This week has been the most intense of the year yet.
We ran a meetup.
We hosted a panel discussion.
We launched a newspaper.
We published a blog post.
We release self-audits.
We kicked off a community.
We had a research onsite.
The week was intense but also quite rewarding.
Celebrating Creative Bureaucracy
For the 6th time, the Creative Bureaucracy Festival took place in Berlin. Hundreds of public sector people and people working with them came together from all parts of Germany and the world.
I attended only in 2019 when we ran an international segment with colleagues from Finland, Ukraine and the United Kingdom. I missed the festival in recent years, but one member of the organising team, who had attended our 2019 session, got in touch and encouraged us to participate with members of the International Design in Government community again.
So we put together a panel discussion that Kara led. Ülly from Estonia’s Ministry of Education, Italy’s Head of Design Marco, and former GDS colleague Laurence, who now runs Komo, joined the conversation on stage – plus various attendees. All are members of our community – Ülly participated in our 2018 conference, Marco talked in a community call last year, and Laurence has worked with most of the countries of us all. We discussed ‘The long slog of public service transformation’ with the questions sketched last week. On Monday, we had a remote check-in with all speakers to split the questions and allow them to get to know each other. That paid out during the discussion that Kara managed most skillfully. Paloma did detailed notetaking, and I filmed the session with 3 cameras. So we will put together a blog post and a video, which community members will likely appreciate.
The day before, I attended the Global Innovator’s Forum on Wednesday, a new unconference format that also included the speakers’ reception. It gave space for a more intimate exchange of about 80 participants.
Another day earlier, on Tuesday, we ran the second Öffentliches Gestalten meetup as a warm-up and satellite event for the Creative Bureaucracy Festival. We had about 60 people join us at CityLAB’s marvellous space. Paloma, Kara and Laurence presented their work, and I moderated a panel discussion afterwards. We recorded all talks and will make them available in the coming days. The attendee dropout was slightly higher than last time, but people coming gave the evening a perfect 5.0-star rating. We will run a retrospective with our friends at CityLAB next week and discuss how we will continue with the format after a short summer break.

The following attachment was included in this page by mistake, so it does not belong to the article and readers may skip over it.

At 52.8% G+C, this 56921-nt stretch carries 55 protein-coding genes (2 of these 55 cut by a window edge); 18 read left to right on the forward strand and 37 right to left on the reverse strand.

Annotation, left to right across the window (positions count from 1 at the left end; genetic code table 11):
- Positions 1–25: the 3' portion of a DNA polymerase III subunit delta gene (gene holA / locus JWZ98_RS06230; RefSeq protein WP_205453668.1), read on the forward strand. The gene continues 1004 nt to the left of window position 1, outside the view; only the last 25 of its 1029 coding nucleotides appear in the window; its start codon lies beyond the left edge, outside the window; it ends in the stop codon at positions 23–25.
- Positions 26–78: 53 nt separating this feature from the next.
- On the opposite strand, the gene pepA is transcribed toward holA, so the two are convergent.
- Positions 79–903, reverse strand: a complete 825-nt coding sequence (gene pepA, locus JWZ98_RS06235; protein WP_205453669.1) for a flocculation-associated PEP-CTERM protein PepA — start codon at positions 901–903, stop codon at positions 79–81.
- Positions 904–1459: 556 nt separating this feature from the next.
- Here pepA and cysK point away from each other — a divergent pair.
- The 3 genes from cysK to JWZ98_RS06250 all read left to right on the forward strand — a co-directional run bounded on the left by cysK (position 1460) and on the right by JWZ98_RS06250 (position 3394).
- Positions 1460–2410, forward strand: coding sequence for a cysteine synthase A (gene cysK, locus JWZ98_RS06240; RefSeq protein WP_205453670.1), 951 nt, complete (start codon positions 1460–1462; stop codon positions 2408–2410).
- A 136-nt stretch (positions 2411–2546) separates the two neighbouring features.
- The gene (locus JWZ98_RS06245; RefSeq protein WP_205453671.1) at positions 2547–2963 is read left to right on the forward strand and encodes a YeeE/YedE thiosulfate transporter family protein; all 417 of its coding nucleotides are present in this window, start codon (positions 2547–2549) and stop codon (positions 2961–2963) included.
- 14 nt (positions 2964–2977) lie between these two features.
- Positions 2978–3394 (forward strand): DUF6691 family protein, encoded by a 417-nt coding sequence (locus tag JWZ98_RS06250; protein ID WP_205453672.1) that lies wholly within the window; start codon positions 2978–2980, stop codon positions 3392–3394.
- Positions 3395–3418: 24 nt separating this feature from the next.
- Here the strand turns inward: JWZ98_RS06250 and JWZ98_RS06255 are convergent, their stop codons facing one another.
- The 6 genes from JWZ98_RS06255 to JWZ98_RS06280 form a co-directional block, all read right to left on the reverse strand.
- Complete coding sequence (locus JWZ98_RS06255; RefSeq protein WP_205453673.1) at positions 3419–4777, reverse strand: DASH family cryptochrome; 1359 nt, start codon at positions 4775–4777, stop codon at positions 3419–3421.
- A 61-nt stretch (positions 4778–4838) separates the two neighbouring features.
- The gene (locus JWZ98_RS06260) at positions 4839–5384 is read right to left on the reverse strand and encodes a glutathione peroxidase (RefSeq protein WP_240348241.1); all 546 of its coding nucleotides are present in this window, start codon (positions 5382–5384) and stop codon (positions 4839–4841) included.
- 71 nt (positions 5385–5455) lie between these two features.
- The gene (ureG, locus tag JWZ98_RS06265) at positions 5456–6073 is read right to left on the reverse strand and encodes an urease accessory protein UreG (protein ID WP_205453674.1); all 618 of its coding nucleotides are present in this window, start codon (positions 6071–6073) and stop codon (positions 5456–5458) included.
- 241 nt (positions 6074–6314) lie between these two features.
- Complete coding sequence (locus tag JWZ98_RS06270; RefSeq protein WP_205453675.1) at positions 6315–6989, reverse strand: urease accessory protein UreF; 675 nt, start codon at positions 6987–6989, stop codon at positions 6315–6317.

We used the format to launch our long-delayed Service Gazette volume 8, no 1. It was meant to be published last November, but we missed the deadline and had no other date to work towards. With the momentum of putting this issue together, we immediately started discussing another English edition for autumn. As Kara and I will speak at 2 international service design conferences in late September and early October, we would have good anchors to get our act together. We created the last English public-sector-focussed issues in 2019 for our Oakland, Edinburgh and Rotterdam conferences. Much has happened since then, and we want to capture the current state of global public service design and transformation work.
With Kara and Paloma in town, we found some space on Friday to plot the following international community activities, including remote and in-person events, blog and blog posts and bimonthly calls. We have some bold plans and will put a blog post explaining it all for the first half of July. Before that, I need to write one for my organisation’s community involvement, though.
Starting a quality conversation
Within and outside the organisation, I discussed good practices throughout the week. With the massive support of my comms colleagues David and Lutz, we published our blog post on how we use the Service Standard at DigitalService. We created a new Service Standard reports section for our transparency page, where we now link to the first 2 self-issued reports. Our 2 tax teams report along the 19 standard points what they have done and how they think it matches the standard.
In the coming days, I will work with Daphne to improve the structure and style of the report pages as we want to publish more self-reports shortly.
To discuss the state of user research, Sonja invited everyone from the user-centred design discipline for a half-day research onsite. We talked about the barriers, the activities and approaches. We mapped what each team had done so far across all development phases until now. It gives us the best snapshot of research activities across our organisation. In addition, Sonja ran a survey for members of all delivery disciplines. I’m looking forward to seeing the results and what she thinks should happen next.
On Friday afternoon, I eventually had a check-in call with NExT’s Mathea and Maria from the Government pension agency to discuss the launch of our public sector-wide community of practice on user-centred design. Mathea asked us how soon we wanted to start – before or after most people’s summer break. Things begin with an open one-off event. If enough people participate in it, a formal community of practice may launch. We have about 3 weeks to put content for a 2-hour event together, which shouldn’t be too difficult.
I will spend time with Maria planning that NExT community workshop for early July. I also need to finish a related blog post for it.
Caro and I need to discuss the teams’ Service Standard activities and our workshop plans.
And on Friday, we have a summer party. With pub quiz expert Chris, I’m putting together a 1-hour questionnaire. I want to go as public sector nerdy as possible.